Am I a Hypochondriac? Living with Illness Anxiety Disorder - Depression Alliance
Hypochondriac

Am I a Hypochondriac? Living with Illness Anxiety Disorder

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If you have ever openly questioned your health status or worried aloud about a medical condition, it is possible that a family member or friend will have asked whether you have hypochondriasis. If you have recurring concerns about your health, you may also start to question whether you are a hypochondriac.

 

While hypochondria is sometimes made the center of humorous dialogues on television and media, it is really considered a genuine and serious condition.

 

Today, the condition is formally known as illness anxiety disorder. Learn more about this condition and what you can do to reduce your health anxiety:

 

Illness Anxiety Disorder: What Does It Mean to have Hypochondriasis?

 

Most generally, individuals who have illness anxiety disorder or what is formerly known as Hypochondriasis, will experience concern and worry about their health status. Any physical symptom or minor illness will increase the feeling of anxiety as they are concerned that their health is at great risk.

 

Hypochondriac Definition

 

In the past, the terms hypochondriasis and hypochondriac were used to describe those individuals who were frequently concerned about any physical symptoms and their overall health. These people might demonstrate their hypochondria by talking about their physical symptoms, visiting the doctor often, and being overly cautious about avoiding any health risks.

 

Unfortunately, those terms of hypochondriasis and hypochondria took on a negative stigma and even a humorous connotation in the media, that minimized the severity of the condition.

 

In the field of psychology, terms are sometimes changed and updated for various reasons. To better relay the nature of health anxiety and eliminate some of the stigma associated with it, an updated term was developed—illness anxiety disorder. Not only does this term more clearly define the condition as one marked by anxiety, it is also generally a better viewpoint of the symptoms.

 

Stats: How Many Suffer from This Disorder?

 

Although hypochondriasis is frequently presented in the media as a common occurrence among people, the incidence of such characters does not match the likelihood of this disorder actually occurring in the general population. Illness anxiety disorder (or IAD) as it is now known, is a relatively rare disorder.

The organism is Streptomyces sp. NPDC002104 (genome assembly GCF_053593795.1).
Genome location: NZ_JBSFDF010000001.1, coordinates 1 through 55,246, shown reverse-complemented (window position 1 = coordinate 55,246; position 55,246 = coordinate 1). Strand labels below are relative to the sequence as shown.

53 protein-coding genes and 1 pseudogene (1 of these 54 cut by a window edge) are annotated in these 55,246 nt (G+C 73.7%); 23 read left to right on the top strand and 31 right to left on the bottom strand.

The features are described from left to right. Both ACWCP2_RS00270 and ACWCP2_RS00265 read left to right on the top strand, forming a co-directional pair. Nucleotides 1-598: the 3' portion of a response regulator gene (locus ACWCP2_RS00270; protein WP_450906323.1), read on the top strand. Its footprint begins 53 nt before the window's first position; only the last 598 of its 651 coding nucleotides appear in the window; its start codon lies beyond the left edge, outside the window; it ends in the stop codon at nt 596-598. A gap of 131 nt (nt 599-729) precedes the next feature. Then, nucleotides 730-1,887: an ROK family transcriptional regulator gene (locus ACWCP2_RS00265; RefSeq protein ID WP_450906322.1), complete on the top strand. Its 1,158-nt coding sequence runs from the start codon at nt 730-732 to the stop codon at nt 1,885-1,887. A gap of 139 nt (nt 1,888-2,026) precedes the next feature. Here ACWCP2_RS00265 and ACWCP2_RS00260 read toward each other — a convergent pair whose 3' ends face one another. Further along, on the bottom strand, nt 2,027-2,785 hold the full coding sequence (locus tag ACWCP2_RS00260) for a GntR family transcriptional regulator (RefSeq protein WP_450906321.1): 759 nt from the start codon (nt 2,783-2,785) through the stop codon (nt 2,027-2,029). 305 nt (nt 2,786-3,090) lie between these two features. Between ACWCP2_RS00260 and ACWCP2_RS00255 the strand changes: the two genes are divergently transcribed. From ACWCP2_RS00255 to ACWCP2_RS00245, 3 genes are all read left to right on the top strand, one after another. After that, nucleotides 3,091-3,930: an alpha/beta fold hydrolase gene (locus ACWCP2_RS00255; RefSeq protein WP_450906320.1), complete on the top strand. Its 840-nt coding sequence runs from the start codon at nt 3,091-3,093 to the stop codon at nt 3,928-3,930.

Prevalence rates estimate the occurrence is approximately 1.3 to 10 percent in the general population. The disorder is equally likely to occur in males and females as there is no significant gender difference.

 

What Causes Hypochondria?

 

Hypochondriasis or what is now referred to as illness anxiety disorder typically emerges from a compilation of several factors. Childhood factors such as illness, abuse, or trauma may contribute to it emerging even later in life.

 

Experiencing an actual and severe physical symptom that was perceived as a threat to one’s health may be a cause, as the person then begins to fear that any small physical sensation or symptom may indicate a bigger problem.

 

Major life stressors can also contribute to the development and may exacerbate the appearance of the disorder. Finally, having another mental disorder, such as depression, anxiety, OCD, or even some form of psychosis can also increase the risk.

 

Signs and Symptoms of IAD

 

As noted, individuals who have illness anxiety disorder are often concerned about their physical health. They believe any physical symptoms could indicate some more serious illness.

 

In some cases, there might not be any particularly concerning physical symptoms and instead, the person may be really tuned into typical body sensations, misinterpreting them as an unusual symptom, when in fact they are not.

 

It is key that individuals with illness anxiety disorder do not actually have a diagnosable medical illness or at the least there are no active symptoms causing the anxiety. This can be assessed with a medical evaluation.

 

If someone does have an actual illness and verifiable medical symptoms, then there may be some anxiety associated with that, but it is not necessarily illness anxiety disorder.

 

What are the Common Behaviors/Characteristics?

 

The most common characteristic of illness anxiety disorder is the tendency to be very attuned to one’s body sensations and to interpret (often misinterpreting) them as a sign of some serious illness.

 

The anxiety that is felt will be associated with worry about the physical sensations, intrusive thoughts about physical symptoms, and being physically keyed up when thinking about physical health. The physical signs of this anxiety may include racing heartbeat and rapid breathing. Such physical symptoms can themselves be misinterpreted as signs of illness.